Life at St. George’s University

Island Living - Family Life Spouses and Significant Others

Finding employment in Grenada is unlikely. Work permits are extremely difficult to obtain and when vacancies arise, Grenadians, rightly so, have priority for hiring. The SGU Student Government Association employs a few spouses and significant others in its copy center. Spouses have also earned incomes as Resident Assistants on campus. Some have also earned money by cooking and baking for students. However, such opportunities are limited, highly competitive, and should not be factored into your budget.

As the spouse of a student, therefore, you should come to Grenada prepared to deal with a lot of free time. The communities of spouses who have been here all agree that keeping busy is the key to maintaining an even keel. Take up hobbies you’ve never had the time for and read books you’ve always meant to read. Volunteer opportunities are abound. You can volunteer at the hospital, schools, orphanages, or other Grenada agencies and organizations. Take time to enjoy the beaches and venture forth and discover Grenada.

The Significant Others Association is a support group for the families of students living in Grenada which organizes activities for leisure and learning.

Education

For preschool-aged children, there have in the past been weekly playgroup sessions. If interested in this activity, seek out parents and try to initiate such a group. There is also a preschool program for three and four year-olds. Check time and days.

There are both public and private schools available on the island of Grenada. The school system may be different from what you are used to. There are pre-primary (for age 3-5), primary (for age 5-11) and secondary (for age 11 and older) schools. The costs of schools vary and children usually adapt to the differences with few problems. All schoolchildren wear uniforms.

There are waiting lists at most private schools. Writing to the school over the summer for information, application forms, etc., may ease your mind and give you an advantage in getting your child’s name off the bottom of the waiting list. Personal contact is the most valuable means of having your son or daughter enrolled. It is advised that you make contact and schedule an interview for you and your child within the first days of your arrival in Grenada.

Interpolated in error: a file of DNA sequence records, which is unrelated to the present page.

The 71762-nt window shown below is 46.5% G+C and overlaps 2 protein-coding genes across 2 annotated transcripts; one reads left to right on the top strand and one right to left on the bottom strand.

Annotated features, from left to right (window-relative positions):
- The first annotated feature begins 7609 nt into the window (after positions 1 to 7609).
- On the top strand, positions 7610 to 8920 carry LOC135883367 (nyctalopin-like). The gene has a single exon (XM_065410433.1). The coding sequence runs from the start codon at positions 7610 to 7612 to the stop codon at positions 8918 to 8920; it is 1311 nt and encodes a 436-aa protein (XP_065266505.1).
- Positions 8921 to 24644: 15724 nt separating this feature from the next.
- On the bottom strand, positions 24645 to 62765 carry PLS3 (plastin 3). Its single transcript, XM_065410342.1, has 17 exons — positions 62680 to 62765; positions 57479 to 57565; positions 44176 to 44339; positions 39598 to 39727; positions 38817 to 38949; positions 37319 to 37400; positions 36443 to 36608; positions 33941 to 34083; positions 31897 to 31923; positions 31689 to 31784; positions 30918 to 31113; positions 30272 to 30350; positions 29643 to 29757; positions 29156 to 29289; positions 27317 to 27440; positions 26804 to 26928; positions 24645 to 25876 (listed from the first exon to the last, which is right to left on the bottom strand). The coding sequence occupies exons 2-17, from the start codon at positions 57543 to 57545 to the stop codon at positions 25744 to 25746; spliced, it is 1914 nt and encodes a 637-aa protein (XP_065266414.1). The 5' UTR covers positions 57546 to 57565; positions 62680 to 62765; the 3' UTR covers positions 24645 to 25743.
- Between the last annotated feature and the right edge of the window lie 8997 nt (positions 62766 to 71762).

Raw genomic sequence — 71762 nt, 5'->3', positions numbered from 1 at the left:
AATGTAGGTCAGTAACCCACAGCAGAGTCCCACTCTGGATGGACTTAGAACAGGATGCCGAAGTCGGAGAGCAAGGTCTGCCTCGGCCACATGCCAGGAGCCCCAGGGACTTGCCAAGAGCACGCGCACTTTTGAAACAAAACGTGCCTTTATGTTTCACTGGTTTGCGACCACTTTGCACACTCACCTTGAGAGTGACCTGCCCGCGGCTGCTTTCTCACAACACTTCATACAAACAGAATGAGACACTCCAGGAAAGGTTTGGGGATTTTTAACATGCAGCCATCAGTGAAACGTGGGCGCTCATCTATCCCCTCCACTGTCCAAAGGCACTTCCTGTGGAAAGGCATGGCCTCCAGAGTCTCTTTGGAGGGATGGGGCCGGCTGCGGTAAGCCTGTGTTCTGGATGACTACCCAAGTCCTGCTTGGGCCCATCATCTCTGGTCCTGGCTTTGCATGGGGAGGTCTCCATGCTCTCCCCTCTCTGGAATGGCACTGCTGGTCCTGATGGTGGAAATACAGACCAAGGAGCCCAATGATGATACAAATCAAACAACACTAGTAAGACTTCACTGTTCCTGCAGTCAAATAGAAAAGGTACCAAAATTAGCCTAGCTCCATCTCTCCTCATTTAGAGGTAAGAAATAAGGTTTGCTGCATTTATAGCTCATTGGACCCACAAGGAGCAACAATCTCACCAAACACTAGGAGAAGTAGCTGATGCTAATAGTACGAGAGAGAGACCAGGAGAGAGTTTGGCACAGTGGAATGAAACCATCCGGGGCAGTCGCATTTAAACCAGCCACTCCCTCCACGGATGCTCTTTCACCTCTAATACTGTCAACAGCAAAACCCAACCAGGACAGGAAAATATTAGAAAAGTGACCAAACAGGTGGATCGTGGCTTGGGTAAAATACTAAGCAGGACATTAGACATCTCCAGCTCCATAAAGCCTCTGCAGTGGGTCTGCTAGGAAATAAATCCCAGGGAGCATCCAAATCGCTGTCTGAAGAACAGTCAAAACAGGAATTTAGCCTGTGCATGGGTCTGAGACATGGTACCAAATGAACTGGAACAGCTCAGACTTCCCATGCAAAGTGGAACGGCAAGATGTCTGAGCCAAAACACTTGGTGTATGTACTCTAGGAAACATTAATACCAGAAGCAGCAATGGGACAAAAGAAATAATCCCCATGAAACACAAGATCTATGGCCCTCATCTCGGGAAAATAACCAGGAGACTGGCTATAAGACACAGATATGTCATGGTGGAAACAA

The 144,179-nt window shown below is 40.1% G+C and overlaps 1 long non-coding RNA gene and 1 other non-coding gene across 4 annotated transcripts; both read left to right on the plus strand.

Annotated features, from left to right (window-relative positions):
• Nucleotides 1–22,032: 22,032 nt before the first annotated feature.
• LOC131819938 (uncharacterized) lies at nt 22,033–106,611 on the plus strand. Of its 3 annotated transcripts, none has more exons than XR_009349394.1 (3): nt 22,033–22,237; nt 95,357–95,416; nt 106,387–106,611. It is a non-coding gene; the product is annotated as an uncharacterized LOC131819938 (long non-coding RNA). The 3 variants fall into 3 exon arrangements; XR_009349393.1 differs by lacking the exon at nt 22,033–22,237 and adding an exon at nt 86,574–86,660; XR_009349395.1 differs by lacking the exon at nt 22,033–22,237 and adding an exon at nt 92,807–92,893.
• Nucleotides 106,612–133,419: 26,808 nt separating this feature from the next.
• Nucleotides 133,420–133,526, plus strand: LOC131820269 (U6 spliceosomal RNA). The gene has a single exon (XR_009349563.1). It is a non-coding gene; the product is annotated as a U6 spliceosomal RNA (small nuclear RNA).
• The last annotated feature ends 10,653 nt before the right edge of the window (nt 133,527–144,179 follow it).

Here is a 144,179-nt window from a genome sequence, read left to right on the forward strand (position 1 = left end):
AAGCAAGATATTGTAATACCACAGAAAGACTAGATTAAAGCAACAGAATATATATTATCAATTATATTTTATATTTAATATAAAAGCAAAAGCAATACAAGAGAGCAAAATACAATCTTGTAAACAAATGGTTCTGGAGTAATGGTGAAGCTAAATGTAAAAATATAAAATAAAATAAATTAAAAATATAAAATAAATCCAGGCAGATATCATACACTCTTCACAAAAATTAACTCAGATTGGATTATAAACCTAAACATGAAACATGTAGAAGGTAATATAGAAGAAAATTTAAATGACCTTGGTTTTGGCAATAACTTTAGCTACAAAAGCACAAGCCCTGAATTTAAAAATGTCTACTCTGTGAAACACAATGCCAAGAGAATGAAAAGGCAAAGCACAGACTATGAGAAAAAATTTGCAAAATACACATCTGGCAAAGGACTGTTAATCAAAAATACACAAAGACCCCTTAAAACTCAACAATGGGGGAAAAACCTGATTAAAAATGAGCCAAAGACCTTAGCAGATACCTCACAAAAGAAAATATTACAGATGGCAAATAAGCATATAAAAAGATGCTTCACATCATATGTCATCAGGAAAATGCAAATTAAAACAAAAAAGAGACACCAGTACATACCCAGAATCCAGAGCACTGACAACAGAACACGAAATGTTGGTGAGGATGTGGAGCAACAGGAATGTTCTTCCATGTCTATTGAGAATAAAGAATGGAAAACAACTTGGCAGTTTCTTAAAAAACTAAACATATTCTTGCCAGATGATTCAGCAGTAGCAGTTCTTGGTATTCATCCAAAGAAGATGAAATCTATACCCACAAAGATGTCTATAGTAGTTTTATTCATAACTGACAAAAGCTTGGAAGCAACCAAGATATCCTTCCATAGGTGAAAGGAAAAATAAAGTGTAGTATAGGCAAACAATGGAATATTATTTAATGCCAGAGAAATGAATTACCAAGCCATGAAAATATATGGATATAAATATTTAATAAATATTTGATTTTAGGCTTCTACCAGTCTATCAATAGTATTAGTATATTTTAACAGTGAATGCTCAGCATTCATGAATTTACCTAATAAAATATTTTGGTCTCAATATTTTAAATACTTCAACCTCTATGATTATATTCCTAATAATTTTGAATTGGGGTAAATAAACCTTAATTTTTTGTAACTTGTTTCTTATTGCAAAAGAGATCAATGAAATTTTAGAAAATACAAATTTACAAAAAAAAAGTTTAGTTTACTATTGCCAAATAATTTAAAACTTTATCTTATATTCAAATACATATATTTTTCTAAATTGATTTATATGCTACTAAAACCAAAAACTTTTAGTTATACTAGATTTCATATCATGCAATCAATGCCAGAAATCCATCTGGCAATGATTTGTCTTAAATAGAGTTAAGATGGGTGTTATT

Before you leave for Grenada, ask your child’s teachers what he or she would have been taught had you remained at home. Look at books and materials so you can compare them to Grenadian materials. When you return to your home for the summer, recheck your child’s skills with this teacher to see if she/he stayed at the appropriate level or if there are any gaps that need to be filled during the summer. Since Caribbean history and geography will be studied, you may want to bring some history books relevant to your home country / region so your child will not fall behind in those studies.

More Information - For more information, visit the Significant Others Organization’s website.

Supermarkets

Although hours vary, most supermarkets open at or before 8:00 am and close as late as 9 pm, Monday through Saturday, with reduced operating hours on Sundays. However, Real Value Supermarket, located in the Grand Anse Spiceland Mall, is open until 10:00 pm Monday through Saturday, and until 7:00 pm on Sunday.

Supermarket prices might vary a few pennies on an item in any given store. Different supermarkets do not always carry the same stock. The Grand Anse prices are generally slightly higher. Real Value generally has a good selection of foreign products, and has a deli.

While there is a constant supply of fresh food into Grenada, sometimes you will find large quantities of something you value, only to return the next day to find the shelves empty. So, you might consider buying favorite items when you see them. In any case, you may have to go to more than one food store to get what you need.

The City Market
The City Market

In the market square in St. George’s you will find primarily fresh fruits, vegetables and spices. The market is open air, so when it rains, business comes to a standstill. The best selection is found early (7am) Friday and Saturday mornings. Always bring EC one-dollar coins and five-dollar bills while shopping there. You may not be able to get change for a twenty. Always bring a basket or knapsack; nothing is packaged.

There is a new open-air seafood market in St. George’s which is open Monday through Saturday.